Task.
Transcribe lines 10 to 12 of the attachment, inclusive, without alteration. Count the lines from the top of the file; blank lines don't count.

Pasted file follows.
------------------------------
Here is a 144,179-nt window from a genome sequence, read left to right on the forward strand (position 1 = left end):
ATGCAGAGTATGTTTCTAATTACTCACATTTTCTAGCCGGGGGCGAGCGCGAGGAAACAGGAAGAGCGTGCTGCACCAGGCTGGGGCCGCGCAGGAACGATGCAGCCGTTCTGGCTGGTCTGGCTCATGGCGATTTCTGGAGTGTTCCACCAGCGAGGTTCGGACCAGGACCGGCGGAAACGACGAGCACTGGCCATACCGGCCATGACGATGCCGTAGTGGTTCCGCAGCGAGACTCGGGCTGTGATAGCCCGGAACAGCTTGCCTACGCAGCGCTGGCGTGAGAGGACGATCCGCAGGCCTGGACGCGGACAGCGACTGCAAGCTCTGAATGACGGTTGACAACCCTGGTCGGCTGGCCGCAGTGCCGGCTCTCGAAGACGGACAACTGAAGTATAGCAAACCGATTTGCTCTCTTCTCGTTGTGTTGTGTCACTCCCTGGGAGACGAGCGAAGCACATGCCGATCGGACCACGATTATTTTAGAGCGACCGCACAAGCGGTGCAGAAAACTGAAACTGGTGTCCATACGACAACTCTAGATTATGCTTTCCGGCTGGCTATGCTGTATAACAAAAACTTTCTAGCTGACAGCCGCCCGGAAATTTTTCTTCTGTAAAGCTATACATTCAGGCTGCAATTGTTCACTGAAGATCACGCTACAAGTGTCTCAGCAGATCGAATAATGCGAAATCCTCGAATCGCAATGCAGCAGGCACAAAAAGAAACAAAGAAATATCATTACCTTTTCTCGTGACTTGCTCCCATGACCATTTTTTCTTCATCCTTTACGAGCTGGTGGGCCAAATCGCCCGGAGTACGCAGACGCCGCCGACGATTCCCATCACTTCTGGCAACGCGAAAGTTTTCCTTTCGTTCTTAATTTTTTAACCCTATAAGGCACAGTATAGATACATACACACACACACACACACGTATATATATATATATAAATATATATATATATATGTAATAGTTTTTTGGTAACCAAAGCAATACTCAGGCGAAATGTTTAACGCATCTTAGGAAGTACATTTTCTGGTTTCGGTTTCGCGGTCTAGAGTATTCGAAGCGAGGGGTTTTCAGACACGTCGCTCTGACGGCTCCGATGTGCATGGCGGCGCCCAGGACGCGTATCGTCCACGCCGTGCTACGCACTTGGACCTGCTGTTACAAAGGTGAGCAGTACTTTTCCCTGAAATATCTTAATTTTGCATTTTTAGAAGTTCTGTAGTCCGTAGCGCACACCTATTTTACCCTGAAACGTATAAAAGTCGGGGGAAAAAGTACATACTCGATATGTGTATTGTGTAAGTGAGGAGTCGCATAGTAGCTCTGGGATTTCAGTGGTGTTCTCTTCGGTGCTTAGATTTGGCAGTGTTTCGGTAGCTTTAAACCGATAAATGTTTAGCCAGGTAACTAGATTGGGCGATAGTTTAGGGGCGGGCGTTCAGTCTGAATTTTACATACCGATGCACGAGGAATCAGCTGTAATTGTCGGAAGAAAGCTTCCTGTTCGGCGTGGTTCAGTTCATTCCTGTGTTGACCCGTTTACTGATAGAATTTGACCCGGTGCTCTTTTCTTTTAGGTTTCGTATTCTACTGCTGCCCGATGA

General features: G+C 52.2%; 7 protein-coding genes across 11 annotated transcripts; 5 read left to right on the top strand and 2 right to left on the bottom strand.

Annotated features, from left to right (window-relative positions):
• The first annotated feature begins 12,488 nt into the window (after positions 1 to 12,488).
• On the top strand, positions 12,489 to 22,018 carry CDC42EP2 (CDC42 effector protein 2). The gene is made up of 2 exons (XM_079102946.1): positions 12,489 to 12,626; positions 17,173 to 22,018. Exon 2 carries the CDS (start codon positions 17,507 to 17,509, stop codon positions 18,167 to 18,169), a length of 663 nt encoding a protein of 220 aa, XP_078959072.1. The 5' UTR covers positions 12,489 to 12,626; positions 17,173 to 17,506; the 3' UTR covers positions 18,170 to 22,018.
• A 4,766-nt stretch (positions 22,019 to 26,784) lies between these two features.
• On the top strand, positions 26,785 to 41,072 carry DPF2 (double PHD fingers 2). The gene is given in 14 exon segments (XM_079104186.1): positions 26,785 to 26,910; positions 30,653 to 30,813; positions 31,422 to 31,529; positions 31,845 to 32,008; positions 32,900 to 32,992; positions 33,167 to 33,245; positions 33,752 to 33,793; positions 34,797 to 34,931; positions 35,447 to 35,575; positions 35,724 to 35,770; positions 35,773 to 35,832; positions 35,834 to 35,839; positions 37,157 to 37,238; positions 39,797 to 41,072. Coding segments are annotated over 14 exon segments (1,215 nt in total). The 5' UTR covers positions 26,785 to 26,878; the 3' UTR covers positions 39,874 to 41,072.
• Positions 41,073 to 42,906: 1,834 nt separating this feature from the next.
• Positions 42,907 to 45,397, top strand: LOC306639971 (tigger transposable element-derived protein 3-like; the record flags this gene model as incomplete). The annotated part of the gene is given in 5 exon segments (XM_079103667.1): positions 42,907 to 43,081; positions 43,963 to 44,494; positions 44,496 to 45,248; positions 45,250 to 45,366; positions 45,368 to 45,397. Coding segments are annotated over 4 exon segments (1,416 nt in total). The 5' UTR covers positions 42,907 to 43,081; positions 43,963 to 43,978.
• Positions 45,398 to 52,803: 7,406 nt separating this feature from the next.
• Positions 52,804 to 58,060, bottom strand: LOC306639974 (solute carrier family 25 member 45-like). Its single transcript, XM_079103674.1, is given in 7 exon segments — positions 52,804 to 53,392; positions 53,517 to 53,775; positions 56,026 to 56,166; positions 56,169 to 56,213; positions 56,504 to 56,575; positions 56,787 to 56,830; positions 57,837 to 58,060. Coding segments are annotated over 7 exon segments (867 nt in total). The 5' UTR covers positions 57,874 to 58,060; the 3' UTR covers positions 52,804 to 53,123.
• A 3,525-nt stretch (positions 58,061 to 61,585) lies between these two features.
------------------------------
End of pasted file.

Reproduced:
• Positions 42,907 to 45,397, top strand: LOC306639971 (tigger transposable element-derived protein 3-like; the record flags this gene model as incomplete). The annotated part of the gene is given in 5 exon segments (XM_079103667.1): positions 42,907 to 43,081; positions 43,963 to 44,494; positions 44,496 to 45,248; positions 45,250 to 45,366; positions 45,368 to 45,397. Coding segments are annotated over 4 exon segments (1,416 nt in total). The 5' UTR covers positions 42,907 to 43,081; positions 43,963 to 43,978.
• Positions 45,398 to 52,803: 7,406 nt separating this feature from the next.
• Positions 52,804 to 58,060, bottom strand: LOC306639974 (solute carrier family 25 member 45-like). Its single transcript, XM_079103674.1, is given in 7 exon segments — positions 52,804 to 53,392; positions 53,517 to 53,775; positions 56,026 to 56,166; positions 56,169 to 56,213; positions 56,504 to 56,575; positions 56,787 to 56,830; positions 57,837 to 58,060. Coding segments are annotated over 7 exon segments (867 nt in total). The 5' UTR covers positions 57,874 to 58,060; the 3' UTR covers positions 52,804 to 53,123.